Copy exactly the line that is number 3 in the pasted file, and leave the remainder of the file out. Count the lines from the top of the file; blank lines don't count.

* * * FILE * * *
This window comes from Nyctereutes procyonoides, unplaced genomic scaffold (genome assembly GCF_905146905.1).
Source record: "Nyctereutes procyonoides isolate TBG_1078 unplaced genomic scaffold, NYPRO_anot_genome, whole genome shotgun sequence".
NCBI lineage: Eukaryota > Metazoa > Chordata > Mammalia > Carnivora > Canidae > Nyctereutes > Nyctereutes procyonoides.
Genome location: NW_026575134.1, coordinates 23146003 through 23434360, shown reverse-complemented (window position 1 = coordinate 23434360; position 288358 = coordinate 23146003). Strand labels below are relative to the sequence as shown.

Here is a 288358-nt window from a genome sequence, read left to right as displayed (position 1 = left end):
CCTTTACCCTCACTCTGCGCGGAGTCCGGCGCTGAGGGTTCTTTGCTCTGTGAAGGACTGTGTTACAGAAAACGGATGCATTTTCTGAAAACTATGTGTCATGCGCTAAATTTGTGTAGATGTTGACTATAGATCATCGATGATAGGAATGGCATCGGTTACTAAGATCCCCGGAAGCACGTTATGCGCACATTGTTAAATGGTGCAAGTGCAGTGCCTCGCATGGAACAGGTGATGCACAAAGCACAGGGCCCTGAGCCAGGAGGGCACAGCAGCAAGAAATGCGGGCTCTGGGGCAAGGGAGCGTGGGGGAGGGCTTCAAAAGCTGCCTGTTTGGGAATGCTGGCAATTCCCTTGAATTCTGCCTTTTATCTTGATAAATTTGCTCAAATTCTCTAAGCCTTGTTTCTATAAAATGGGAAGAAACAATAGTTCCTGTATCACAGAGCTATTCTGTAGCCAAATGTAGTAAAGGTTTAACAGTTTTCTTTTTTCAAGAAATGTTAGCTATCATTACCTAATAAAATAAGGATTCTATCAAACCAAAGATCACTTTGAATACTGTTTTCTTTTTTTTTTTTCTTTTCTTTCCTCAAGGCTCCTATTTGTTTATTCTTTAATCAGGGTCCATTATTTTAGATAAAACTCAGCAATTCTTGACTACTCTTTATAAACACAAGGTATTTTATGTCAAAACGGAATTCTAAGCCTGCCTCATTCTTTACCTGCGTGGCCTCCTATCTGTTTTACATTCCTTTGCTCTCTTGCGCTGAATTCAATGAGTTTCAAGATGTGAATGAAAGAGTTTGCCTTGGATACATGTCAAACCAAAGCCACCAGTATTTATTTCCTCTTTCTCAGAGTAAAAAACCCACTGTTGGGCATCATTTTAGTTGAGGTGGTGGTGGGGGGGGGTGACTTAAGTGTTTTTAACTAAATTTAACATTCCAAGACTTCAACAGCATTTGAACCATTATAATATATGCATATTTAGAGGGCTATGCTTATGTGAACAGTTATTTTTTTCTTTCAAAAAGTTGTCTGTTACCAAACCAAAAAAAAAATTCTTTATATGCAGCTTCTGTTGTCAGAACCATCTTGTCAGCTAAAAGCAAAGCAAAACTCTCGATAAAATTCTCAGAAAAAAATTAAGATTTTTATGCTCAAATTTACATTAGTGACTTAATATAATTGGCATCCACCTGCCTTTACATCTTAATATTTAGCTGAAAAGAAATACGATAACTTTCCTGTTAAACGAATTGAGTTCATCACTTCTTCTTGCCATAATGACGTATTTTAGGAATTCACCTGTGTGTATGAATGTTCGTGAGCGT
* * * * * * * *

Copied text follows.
NCBI lineage: Eukaryota > Metazoa > Chordata > Mammalia > Carnivora > Canidae > Nyctereutes > Nyctereutes procyonoides.